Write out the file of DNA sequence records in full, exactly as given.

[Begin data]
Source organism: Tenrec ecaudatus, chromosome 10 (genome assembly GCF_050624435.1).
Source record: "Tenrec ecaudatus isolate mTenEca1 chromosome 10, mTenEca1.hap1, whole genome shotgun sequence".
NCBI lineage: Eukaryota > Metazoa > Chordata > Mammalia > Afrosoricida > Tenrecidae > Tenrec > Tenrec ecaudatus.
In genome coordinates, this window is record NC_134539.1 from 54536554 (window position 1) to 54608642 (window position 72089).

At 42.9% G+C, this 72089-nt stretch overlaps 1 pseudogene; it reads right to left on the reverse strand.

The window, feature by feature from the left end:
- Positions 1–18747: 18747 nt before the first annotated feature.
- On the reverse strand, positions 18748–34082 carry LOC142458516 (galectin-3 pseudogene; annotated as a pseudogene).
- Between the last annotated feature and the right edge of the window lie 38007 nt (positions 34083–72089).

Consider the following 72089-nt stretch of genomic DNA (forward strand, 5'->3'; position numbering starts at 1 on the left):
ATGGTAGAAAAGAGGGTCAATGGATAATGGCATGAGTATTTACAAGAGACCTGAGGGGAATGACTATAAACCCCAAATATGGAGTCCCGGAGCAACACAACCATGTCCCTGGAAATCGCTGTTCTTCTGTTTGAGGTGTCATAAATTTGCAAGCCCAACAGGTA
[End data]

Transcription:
Source organism: Tenrec ecaudatus, chromosome 10 (genome assembly GCF_050624435.1).
Source record: "Tenrec ecaudatus isolate mTenEca1 chromosome 10, mTenEca1.hap1, whole genome shotgun sequence".
NCBI lineage: Eukaryota > Metazoa > Chordata > Mammalia > Afrosoricida > Tenrecidae > Tenrec > Tenrec ecaudatus.
In genome coordinates, this window is record NC_134539.1 from 54536554 (window position 1) to 54608642 (window position 72089).

At 42.9% G+C, this 72089-nt stretch overlaps 1 pseudogene; it reads right to left on the reverse strand.

The window, feature by feature from the left end:
- Positions 1–18747: 18747 nt before the first annotated feature.
- On the reverse strand, positions 18748–34082 carry LOC142458516 (galectin-3 pseudogene; annotated as a pseudogene).
- Between the last annotated feature and the right edge of the window lie 38007 nt (positions 34083–72089).

Consider the following 72089-nt stretch of genomic DNA (forward strand, 5'->3'; position numbering starts at 1 on the left):
ATGGTAGAAAAGAGGGTCAATGGATAATGGCATGAGTATTTACAAGAGACCTGAGGGGAATGACTATAAACCCCAAATATGGAGTCCCGGAGCAACACAACCATGTCCCTGGAAATCGCTGTTCTTCTGTTTGAGGTGTCATAAATTTGCAAGCCCAACAGGTA